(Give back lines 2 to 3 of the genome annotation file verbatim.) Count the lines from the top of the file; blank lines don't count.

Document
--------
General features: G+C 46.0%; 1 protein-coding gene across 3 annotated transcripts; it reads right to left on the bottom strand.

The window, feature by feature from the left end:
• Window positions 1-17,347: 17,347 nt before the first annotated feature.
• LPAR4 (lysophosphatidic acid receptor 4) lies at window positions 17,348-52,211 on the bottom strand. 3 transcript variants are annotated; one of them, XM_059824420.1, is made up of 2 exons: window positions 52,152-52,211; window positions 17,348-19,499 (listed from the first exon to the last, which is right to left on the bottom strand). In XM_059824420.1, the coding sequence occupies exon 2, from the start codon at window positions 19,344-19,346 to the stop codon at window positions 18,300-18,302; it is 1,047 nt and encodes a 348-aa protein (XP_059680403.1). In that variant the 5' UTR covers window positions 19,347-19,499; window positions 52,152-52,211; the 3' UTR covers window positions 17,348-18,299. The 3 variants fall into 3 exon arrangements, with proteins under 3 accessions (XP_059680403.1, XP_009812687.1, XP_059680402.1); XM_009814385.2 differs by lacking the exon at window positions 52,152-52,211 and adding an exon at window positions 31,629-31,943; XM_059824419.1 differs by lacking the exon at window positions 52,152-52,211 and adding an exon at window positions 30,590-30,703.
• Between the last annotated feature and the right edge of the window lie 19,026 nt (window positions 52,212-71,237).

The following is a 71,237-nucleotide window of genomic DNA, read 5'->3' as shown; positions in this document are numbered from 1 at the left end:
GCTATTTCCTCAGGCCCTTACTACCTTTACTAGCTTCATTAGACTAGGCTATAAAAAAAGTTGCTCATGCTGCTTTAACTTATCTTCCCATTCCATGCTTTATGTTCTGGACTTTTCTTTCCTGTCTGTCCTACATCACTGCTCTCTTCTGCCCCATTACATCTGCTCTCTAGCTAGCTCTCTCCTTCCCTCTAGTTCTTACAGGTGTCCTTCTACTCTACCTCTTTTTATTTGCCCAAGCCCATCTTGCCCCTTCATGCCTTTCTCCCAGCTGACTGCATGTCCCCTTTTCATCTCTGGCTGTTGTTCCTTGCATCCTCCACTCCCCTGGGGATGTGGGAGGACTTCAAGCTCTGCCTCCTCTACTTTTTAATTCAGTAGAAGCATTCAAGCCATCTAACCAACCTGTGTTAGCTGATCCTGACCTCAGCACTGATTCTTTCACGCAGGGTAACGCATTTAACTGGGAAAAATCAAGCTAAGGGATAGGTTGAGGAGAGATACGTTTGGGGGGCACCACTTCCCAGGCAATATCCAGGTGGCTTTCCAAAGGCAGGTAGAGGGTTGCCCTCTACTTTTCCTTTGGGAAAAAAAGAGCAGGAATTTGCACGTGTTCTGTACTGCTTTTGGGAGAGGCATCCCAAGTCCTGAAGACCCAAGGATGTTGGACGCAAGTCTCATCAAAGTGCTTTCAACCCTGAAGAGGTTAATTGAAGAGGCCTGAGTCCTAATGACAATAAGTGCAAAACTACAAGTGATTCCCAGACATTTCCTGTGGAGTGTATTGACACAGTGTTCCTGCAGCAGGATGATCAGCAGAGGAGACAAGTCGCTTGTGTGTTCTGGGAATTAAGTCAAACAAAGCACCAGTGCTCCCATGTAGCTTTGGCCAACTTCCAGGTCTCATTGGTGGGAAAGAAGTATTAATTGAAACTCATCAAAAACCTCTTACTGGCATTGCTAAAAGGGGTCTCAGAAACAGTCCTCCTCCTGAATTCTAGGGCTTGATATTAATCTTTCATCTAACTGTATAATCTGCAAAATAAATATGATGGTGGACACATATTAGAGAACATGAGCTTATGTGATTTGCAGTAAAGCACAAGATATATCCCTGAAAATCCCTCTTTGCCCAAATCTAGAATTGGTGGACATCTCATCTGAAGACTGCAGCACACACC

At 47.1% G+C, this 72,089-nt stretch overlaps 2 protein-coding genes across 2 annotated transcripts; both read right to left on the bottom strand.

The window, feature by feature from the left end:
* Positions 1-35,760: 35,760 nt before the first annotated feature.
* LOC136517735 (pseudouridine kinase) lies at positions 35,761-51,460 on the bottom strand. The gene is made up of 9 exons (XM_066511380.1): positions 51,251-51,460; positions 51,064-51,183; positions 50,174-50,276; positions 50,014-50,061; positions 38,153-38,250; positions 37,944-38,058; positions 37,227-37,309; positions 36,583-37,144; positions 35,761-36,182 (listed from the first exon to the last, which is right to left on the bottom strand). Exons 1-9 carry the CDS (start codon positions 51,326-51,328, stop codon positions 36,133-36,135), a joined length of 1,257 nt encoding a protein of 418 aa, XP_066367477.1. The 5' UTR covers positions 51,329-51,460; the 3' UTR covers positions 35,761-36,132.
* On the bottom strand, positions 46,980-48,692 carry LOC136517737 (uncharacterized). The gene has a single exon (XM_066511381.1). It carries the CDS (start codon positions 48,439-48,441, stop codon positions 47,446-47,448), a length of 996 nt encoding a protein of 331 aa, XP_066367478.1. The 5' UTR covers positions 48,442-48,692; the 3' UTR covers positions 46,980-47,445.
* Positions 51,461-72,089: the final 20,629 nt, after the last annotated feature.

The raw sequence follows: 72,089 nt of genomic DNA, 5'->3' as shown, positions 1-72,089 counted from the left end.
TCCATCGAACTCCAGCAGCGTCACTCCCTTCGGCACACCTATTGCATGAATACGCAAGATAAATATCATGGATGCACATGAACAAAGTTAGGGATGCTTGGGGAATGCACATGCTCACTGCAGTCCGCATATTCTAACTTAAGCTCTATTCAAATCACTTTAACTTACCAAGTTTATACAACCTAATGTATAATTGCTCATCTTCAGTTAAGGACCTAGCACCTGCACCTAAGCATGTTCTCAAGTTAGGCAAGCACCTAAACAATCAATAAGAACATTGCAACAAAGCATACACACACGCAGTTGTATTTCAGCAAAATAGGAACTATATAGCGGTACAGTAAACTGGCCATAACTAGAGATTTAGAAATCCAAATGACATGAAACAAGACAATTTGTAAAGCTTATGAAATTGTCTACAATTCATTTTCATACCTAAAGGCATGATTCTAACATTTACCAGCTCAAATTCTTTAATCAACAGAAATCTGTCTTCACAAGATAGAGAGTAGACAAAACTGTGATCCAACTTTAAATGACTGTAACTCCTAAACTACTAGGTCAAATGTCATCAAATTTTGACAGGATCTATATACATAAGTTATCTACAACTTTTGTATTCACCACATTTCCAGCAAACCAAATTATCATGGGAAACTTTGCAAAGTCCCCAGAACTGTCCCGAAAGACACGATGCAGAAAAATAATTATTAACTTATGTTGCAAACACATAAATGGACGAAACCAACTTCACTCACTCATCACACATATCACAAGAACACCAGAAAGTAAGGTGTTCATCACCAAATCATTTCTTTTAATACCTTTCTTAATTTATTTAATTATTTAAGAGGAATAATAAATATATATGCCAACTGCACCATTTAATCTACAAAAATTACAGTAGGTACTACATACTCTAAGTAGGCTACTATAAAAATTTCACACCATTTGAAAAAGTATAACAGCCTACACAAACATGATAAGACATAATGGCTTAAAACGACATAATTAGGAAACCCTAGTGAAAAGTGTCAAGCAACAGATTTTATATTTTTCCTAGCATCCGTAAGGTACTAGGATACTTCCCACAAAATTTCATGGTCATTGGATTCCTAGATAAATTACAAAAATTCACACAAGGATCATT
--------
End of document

The window, feature by feature from the left end:
• Window positions 1-17,347: 17,347 nt before the first annotated feature.